This is a fascinating concept, although one I find creepy.  The idea that an organization of angels watches our every move can be embarrassing when you think about what they are seeing at times in our lives.  I think people like angel stories because people really want a personal God, but it’s hard to imagine one supreme being paying so much attention to every human.  It is easier to think that an angel with god-like powers could take a personal interest in how we live because it’s easier to imagine a large enough flock of angels so everyone gets to have their own personal guardian.  Also, it’s much easier to imagine hanging out with an angel than hanging out with God.

The trouble with angels and stories about angels is limiting their power.  Angela goes through some seemingly un-angelic behavior to help André earn money when we later learn she has the power to solve problems much more quickly.  And I had to wonder why the other low-life inhabitants of Paris don’t have their own angels to protect them.  Why is André getting divine intervention in his life?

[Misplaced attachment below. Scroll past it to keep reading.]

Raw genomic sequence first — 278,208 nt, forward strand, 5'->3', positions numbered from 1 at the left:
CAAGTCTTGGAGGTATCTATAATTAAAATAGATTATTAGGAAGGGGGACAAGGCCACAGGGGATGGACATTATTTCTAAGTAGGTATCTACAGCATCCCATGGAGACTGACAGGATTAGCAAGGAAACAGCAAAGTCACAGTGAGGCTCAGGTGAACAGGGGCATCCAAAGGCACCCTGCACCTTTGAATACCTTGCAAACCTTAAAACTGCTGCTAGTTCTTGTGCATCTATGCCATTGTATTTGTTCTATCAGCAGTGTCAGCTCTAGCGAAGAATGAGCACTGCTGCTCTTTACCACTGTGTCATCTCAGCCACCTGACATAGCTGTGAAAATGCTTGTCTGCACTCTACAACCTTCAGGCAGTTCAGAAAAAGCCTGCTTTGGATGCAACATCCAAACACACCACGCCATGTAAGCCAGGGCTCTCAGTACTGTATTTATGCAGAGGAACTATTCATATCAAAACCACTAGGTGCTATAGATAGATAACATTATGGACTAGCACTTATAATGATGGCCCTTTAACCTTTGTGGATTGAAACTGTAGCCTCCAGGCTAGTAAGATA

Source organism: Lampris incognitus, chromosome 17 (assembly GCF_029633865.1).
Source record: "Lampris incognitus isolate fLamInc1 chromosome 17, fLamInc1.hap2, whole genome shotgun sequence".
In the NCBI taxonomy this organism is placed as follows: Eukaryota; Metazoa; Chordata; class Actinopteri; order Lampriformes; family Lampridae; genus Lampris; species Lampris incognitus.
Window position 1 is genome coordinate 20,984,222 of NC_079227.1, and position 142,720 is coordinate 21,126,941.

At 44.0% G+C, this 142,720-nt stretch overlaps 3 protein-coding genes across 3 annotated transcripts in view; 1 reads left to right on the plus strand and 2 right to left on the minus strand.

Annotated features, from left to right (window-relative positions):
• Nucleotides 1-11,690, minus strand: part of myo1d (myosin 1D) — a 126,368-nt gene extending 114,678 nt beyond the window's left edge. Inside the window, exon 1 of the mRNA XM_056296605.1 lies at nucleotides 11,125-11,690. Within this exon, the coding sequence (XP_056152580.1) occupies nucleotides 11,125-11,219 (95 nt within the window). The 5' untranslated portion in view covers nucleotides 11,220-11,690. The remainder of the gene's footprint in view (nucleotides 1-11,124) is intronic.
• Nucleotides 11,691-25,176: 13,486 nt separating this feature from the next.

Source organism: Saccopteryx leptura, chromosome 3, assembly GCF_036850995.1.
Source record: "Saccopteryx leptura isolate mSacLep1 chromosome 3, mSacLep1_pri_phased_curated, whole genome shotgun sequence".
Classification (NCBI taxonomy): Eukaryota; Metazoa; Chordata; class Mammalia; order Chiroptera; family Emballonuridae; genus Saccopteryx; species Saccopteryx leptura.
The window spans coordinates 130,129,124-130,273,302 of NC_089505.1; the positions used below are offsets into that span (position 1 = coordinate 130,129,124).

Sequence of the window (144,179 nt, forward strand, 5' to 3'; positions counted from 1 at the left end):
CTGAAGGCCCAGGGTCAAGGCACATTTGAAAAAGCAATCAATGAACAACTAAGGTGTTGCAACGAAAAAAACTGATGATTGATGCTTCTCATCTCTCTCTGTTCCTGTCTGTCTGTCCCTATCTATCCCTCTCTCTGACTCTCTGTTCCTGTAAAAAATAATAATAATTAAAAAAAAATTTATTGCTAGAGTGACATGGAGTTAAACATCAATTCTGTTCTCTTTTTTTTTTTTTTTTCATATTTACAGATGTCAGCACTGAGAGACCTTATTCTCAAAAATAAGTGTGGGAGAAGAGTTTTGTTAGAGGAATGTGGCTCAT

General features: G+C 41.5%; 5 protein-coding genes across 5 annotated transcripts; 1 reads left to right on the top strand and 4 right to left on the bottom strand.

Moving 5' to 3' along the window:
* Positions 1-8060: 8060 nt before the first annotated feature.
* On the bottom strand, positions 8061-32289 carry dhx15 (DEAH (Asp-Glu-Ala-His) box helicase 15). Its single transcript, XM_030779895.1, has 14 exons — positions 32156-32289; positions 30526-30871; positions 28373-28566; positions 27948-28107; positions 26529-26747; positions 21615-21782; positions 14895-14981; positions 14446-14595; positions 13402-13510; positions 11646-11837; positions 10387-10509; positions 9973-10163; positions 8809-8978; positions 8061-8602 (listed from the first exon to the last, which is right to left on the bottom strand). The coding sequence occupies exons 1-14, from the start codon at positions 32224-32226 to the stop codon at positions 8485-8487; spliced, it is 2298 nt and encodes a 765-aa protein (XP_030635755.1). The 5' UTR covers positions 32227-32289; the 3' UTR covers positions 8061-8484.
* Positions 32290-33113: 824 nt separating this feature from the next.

When Dudley helps David Niven in The Bishop’s Wife does that mean the Bishop lacks the inner qualities to succeed?  Do the Angelas, Clarences, and Dudleys represent cheaters in the school of hard knocks for humans?  Bartleby and Loki in Dogma represent two angels with their own problems trying to beat the system.  Kevin Smith sets up the rules for Dogma early on and that helps make the picture better.  I think Angela-A would have been improved if we had learned the rules early on too.

Angela-A succeeds with me because of the stunning monochromatic photography and the fact that Angela and André are flawed but extremely likable characters.  We love Angela like we do the angel Michael in Michael because of their all too human attributes.  Like Michael says, “I’m an angel, not a saint.”

That’s the funny thing about angel pictures.  The more angels succeed at making humans perfect, the more we like angels imperfect, like us.

JWH

Battles of the Sexes in Juno